There is more to life than money and by now it is well established that gross domestic product (GDP) is an inadequate measure of development. It allows for a crude assessment of economic activity within a country, but does not account for side effects known as externalities. These include environmental destruction and pollution, human lives lost in other countries from the development and sales of weapons technologies or negative effects on health of products and technologies that otherwise make money and therefore contribute to GDP. Furthermore, negative contributions of products developed by tobacco, weapons and other companies all count towards a positive GDP figure, further diminishing the emphasis we should place on it as an indicator of human progress.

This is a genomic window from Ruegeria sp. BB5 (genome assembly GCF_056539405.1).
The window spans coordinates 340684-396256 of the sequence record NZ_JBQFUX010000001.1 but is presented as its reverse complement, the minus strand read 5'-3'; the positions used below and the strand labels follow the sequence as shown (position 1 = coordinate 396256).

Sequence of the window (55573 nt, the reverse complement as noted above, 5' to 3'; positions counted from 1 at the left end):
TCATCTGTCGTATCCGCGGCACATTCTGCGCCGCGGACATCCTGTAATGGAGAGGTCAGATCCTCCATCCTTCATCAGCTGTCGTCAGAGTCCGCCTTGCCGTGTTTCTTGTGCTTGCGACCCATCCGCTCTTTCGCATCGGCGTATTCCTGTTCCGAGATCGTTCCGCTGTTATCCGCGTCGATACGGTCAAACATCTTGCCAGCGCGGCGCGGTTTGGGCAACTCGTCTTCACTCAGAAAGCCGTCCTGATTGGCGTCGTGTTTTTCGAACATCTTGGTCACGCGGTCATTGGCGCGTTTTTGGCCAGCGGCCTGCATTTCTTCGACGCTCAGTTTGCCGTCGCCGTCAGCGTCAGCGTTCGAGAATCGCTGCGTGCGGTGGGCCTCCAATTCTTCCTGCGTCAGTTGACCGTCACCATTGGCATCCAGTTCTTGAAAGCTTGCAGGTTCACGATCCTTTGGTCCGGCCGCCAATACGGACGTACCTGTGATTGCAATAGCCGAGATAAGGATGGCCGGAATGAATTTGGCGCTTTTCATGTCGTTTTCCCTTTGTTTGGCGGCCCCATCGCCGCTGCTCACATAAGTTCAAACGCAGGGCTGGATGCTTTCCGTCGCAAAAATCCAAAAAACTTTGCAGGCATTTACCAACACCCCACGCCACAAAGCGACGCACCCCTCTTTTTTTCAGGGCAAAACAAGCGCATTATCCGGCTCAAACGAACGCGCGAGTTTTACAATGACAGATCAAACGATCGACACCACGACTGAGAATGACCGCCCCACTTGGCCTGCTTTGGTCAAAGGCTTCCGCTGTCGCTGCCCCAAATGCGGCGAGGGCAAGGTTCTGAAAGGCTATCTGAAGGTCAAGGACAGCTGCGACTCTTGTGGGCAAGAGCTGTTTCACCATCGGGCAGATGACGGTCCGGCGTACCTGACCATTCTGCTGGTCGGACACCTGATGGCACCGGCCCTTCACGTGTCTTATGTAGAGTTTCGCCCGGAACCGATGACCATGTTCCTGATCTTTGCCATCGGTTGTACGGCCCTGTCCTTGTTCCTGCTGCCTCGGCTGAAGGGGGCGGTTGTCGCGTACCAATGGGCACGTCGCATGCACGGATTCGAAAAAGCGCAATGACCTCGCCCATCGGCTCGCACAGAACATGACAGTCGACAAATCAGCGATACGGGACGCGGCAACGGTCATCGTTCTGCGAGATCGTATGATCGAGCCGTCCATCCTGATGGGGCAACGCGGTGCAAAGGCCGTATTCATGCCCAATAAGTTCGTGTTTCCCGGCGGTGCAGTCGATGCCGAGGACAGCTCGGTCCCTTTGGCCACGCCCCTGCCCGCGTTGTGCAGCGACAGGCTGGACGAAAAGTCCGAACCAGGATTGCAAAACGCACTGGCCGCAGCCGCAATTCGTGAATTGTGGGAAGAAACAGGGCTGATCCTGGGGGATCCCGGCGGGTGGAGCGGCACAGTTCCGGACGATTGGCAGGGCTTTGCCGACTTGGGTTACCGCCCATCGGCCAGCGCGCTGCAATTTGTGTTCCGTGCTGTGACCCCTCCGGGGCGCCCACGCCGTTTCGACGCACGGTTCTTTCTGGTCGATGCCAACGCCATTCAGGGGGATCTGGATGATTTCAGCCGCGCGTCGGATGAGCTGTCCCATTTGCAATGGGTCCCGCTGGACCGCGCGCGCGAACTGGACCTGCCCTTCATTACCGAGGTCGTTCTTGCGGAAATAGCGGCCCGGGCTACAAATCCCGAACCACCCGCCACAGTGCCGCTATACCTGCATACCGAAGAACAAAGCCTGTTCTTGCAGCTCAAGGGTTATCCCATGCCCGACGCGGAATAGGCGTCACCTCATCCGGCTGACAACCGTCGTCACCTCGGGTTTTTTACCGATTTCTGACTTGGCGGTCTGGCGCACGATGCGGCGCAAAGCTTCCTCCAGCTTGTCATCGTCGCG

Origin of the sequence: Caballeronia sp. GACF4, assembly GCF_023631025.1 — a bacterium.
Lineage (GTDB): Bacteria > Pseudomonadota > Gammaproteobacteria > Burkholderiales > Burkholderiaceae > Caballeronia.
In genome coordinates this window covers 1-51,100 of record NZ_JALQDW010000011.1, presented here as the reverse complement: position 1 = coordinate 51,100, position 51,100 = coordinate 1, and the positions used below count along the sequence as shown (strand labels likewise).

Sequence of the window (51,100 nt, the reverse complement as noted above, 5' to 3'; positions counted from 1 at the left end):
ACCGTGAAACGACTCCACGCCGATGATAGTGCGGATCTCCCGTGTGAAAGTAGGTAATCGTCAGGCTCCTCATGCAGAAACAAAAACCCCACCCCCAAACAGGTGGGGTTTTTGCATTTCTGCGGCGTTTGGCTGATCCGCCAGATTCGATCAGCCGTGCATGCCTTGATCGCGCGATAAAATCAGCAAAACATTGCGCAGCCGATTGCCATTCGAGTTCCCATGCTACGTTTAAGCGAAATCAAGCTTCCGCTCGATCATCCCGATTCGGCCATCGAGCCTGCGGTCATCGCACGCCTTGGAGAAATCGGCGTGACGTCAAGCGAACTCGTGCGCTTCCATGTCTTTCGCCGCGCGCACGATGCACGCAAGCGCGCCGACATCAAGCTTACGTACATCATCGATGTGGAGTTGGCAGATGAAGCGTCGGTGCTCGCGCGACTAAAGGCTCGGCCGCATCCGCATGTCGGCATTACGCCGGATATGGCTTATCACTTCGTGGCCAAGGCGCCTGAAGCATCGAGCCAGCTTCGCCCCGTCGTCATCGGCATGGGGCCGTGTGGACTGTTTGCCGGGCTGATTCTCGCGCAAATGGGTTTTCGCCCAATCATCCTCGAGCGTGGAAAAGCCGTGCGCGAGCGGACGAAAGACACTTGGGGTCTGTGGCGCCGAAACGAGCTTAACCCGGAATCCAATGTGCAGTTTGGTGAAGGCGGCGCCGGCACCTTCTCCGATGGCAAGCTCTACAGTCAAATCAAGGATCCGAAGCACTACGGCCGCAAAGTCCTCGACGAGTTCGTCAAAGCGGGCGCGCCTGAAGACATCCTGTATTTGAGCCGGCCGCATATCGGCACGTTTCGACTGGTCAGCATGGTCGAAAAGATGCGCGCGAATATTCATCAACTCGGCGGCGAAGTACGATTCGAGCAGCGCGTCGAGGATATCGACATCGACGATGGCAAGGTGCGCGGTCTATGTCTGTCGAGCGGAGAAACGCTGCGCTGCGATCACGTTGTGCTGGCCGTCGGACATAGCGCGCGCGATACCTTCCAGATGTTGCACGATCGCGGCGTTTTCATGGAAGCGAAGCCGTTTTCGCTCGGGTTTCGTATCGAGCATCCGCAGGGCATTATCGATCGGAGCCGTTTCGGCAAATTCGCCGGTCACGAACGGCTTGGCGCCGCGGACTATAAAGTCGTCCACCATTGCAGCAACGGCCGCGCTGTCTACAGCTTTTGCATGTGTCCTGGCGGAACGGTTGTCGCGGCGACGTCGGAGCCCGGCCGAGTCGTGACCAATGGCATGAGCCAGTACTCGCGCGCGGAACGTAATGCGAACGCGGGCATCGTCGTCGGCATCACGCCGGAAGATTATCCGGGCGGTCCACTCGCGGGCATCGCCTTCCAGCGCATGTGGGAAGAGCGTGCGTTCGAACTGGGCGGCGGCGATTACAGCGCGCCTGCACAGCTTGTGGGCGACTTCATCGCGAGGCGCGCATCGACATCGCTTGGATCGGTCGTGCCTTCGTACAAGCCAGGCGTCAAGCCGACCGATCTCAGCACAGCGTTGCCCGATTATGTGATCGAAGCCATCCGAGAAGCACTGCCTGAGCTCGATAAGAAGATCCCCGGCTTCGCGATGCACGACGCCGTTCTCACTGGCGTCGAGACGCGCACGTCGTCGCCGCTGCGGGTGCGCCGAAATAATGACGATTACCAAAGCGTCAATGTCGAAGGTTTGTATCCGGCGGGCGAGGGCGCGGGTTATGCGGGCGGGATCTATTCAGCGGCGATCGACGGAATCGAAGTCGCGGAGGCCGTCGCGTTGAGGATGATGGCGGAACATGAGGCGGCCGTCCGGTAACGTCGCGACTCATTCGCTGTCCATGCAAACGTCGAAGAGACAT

These inadequacies drove the development of alternative gauges aiming to include more of what it means to be human than hard cash such as the UN’s Human Development Index (HDI); Bhutan’s Gross National Happiness Index; the recent, rather exciting, Happy Planet Index developed by UK’s New Economics Foundation; and of course the Millennium Development Goals (MDGs). The latter is particularly important because, unlike other measures, which still reside in the fringes of development thinking, it has been widely adopted as a framework for international development. It sets out eight clear goals, felt by the international community to be the most important ones to reach by the year 2015. These include ambitious goals to eradicate extreme poverty and hunger, provide primary education to all, ensure maternal and child health, ensure environmental sustainability and more.